Philippine Festivals You Should Not Miss

The Philippines is known as a country that is rich in culture and heritage so it is no longer surprising that various colorful and unique festivals are being held in different parts of the country all year round.

The tradition of fiesta came from the many Spanish religious practices that is why most Filipino festivals are celebrated in honor of it’s patron saints or any major events in the life of Jesus Christ and His Mother Mary.

So when planning your next travel in the Philippines, book a flight or schedule a road trip to your province of choice during its festival so you will be able to be hit two birds in one stone. To give you a taste of the diverse culture ad traditions in the Philippines when celebrating fiestas, I suggest you start first with the following Philippine festivals that should top your list to see and experience.

 

Moriones Festival
Image Source: Liz Reyes

1. Moriones Festival. Moriones Festival is being celebrated in the “Lent Capital of the Philippines“, Marinduque, every lent season. This whole week celebration starts on Holy Monday and ends on Easter Sunday.

Morions are men or women in costumes and masks replicating the biblical Roman soldiers during Christ’s time. They can be seen roaming around the streets of Marinduque for a week like normal people. Dressed in colorful tunics, scary faced masks and helmets, the mere sight of a morion is already enough to send kids scrambling back to their homes.

But don’t be deceived, morions may look snotty in the outside but they are not. In fact, these centurions are very much willing to join you for a picture taking. They also love engaging in antics or surprises to draw attention of tourists. So don’t be scared or surprised if you are walking in the town proper and see a morion coming near and trying to scare you.

Aside from them being a pleasant sight to see in the streets of Marinduque’s town capital Boac, the morions, as part of the Moriones Festival, also plays a crucial part in the Senakulo during Holy Week.

The Senakulo, a lenten play that depicts the life, suffering, and death of Christ, starts staging on the evening of Holy Wednesday and ends late evening of Black Saturday. Aside from Jesus Christ, one of the main characters in the senakulo is the Roman soldier Longinus, who also happens to be a centurion. When in Marinduque during Holy Week, be sure to specifically, look for Longinus. He’s easy to spot–he’s blind on one eye and is the most famous morion off all.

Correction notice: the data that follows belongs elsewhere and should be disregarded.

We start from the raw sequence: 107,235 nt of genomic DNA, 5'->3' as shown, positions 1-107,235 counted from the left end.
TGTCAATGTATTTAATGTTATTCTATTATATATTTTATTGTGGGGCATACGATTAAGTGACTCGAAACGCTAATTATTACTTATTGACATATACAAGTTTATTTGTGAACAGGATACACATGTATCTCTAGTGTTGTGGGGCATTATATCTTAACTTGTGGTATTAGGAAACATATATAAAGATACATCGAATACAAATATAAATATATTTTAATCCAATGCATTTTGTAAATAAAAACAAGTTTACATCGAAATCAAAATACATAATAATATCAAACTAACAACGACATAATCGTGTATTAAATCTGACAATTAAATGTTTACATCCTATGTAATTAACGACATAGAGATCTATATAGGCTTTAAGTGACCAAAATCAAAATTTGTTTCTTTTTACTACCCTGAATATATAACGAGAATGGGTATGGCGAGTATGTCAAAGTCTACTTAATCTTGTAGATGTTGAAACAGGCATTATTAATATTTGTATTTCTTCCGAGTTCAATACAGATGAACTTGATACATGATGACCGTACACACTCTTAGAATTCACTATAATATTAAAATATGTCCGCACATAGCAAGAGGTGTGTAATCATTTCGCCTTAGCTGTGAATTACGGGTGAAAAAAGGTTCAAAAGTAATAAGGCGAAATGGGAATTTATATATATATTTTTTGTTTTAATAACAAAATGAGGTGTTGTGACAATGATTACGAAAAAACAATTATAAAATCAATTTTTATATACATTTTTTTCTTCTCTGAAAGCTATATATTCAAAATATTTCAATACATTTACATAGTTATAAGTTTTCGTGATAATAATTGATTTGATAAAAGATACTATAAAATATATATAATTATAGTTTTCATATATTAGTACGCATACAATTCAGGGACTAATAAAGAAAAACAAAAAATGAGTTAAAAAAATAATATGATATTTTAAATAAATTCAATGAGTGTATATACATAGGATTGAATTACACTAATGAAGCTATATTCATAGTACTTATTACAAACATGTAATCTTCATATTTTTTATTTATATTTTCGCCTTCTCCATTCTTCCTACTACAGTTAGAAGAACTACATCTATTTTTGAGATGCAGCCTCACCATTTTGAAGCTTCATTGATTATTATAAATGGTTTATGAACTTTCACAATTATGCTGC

Aside from the afternoon lent processions, senakulo, Battle of the Morions and “pugutan” (reenactment of the beheading of Longinus), the main highlight of the Moriones Festival is actually the Via Crucis or the Way of the Cross which starts as early as 8:00AM of Good Friday. You have the option to go along with Christ, the other penitents, and morions or simply watch–though it is highly suggested that you go with the Way of the Cross since it is actually a one of a kind experience seeing every step of Christ’s suffering. Better be ready to endure the heat of the sun though and just consider it as another form of penitence. The Via Crucis ends with a “crucifixion” before lunch.

 

sinulogfestival
Image Source: Sinulog Website

2. Sinulog Festival. The Sinulog Festival is probably one of the grandest, popular and colorful festival in the Philippines. Sinulog’s main festival is held every year on the third Sunday of January in the province of Cebu to honor the Santo Niño, or the child Jesus, who used to be the patron saint of the whole province of Cebu.

Sinulog comes from the Cebuano adverb “sulog” which is “like water current movement,” as this is the best term to describe the forward-backward movement of the Sinulog dance.

The nine day celebration of Sinulog features participants in bright-colored and garbed costumes while dancing to the rhythm of drums and native gongs. Aside from the famous street dance, fluvial parades and SME trade fair which features Cebu export quality products are also some of the activities to watch out for.

Every year, Cebu is flocked with thousands of tourists from around the world just to witness this one of a kind celebration. In fact, getting a hotel to stay in Cebu City is actually a feat since most accommodations are fully booked already. Thus, if you are planning to street dance with the Cebuanos during the Sinulog Festival, be sure to book your flight and hotel a year before.

For more information on Sinulog Festival, please visit www.sinulog.ph

 

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Toni Alvarez

Toni Alvarez is web geek who can’t seem to keep her hands and eyes off her netbook and Blackberry. Having been bitten by the travel bug, exploring the world has been an obsession to her. She sees to it that not a year will pass by without her satisfying her wanderlust. Toni is always on the lookout for promo fares just to be able to see the 7,107 islands of the Philippines and writing online itineraries after every travel has been automatic to her. Dishing out the best way to enjoy one's trip without spending too much is her passion. An ounce of social media, a dash of travel and a pinch of politics makes up Toni.